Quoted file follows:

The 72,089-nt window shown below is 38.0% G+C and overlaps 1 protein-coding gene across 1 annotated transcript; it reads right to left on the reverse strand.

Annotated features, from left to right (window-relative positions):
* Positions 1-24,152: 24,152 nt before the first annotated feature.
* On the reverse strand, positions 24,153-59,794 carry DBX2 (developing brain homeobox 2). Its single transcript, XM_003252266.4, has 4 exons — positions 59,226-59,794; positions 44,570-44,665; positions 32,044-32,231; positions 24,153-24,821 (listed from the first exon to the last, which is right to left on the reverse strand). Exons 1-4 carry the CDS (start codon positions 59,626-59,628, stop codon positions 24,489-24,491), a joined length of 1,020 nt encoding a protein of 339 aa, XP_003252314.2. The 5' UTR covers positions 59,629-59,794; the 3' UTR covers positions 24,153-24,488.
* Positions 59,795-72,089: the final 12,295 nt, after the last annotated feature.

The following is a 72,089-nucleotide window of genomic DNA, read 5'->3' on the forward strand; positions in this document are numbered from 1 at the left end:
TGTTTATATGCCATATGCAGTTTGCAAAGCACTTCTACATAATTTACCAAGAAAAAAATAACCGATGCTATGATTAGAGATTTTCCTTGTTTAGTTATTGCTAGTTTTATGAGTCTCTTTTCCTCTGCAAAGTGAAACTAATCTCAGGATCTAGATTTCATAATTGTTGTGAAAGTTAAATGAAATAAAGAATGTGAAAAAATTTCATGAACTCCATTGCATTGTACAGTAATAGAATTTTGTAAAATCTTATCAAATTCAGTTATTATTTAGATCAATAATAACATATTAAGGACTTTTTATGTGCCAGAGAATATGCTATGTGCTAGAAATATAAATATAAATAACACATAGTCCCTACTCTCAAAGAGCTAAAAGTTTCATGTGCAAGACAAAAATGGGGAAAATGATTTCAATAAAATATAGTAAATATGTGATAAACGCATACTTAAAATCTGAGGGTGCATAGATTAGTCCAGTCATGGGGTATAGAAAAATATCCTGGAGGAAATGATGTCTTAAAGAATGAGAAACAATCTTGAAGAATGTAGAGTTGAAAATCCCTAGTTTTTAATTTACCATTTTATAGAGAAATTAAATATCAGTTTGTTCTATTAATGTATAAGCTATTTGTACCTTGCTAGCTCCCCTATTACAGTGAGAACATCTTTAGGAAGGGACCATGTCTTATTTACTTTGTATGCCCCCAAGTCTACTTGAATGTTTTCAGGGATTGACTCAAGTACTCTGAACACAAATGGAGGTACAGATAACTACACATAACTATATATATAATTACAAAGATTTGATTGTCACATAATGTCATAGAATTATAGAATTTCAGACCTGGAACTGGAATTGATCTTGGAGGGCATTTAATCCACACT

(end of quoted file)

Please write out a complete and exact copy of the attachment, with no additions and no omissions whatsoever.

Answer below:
The 72,089-nt window shown below is 38.0% G+C and overlaps 1 protein-coding gene across 1 annotated transcript; it reads right to left on the reverse strand.

Annotated features, from left to right (window-relative positions):
* Positions 1-24,152: 24,152 nt before the first annotated feature.
* On the reverse strand, positions 24,153-59,794 carry DBX2 (developing brain homeobox 2). Its single transcript, XM_003252266.4, has 4 exons — positions 59,226-59,794; positions 44,570-44,665; positions 32,044-32,231; positions 24,153-24,821 (listed from the first exon to the last, which is right to left on the reverse strand). Exons 1-4 carry the CDS (start codon positions 59,626-59,628, stop codon positions 24,489-24,491), a joined length of 1,020 nt encoding a protein of 339 aa, XP_003252314.2. The 5' UTR covers positions 59,629-59,794; the 3' UTR covers positions 24,153-24,488.
* Positions 59,795-72,089: the final 12,295 nt, after the last annotated feature.

The following is a 72,089-nucleotide window of genomic DNA, read 5'->3' on the forward strand; positions in this document are numbered from 1 at the left end:
TGTTTATATGCCATATGCAGTTTGCAAAGCACTTCTACATAATTTACCAAGAAAAAAATAACCGATGCTATGATTAGAGATTTTCCTTGTTTAGTTATTGCTAGTTTTATGAGTCTCTTTTCCTCTGCAAAGTGAAACTAATCTCAGGATCTAGATTTCATAATTGTTGTGAAAGTTAAATGAAATAAAGAATGTGAAAAAATTTCATGAACTCCATTGCATTGTACAGTAATAGAATTTTGTAAAATCTTATCAAATTCAGTTATTATTTAGATCAATAATAACATATTAAGGACTTTTTATGTGCCAGAGAATATGCTATGTGCTAGAAATATAAATATAAATAACACATAGTCCCTACTCTCAAAGAGCTAAAAGTTTCATGTGCAAGACAAAAATGGGGAAAATGATTTCAATAAAATATAGTAAATATGTGATAAACGCATACTTAAAATCTGAGGGTGCATAGATTAGTCCAGTCATGGGGTATAGAAAAATATCCTGGAGGAAATGATGTCTTAAAGAATGAGAAACAATCTTGAAGAATGTAGAGTTGAAAATCCCTAGTTTTTAATTTACCATTTTATAGAGAAATTAAATATCAGTTTGTTCTATTAATGTATAAGCTATTTGTACCTTGCTAGCTCCCCTATTACAGTGAGAACATCTTTAGGAAGGGACCATGTCTTATTTACTTTGTATGCCCCCAAGTCTACTTGAATGTTTTCAGGGATTGACTCAAGTACTCTGAACACAAATGGAGGTACAGATAACTACACATAACTATATATATAATTACAAAGATTTGATTGTCACATAATGTCATAGAATTATAGAATTTCAGACCTGGAACTGGAATTGATCTTGGAGGGCATTTAATCCACACT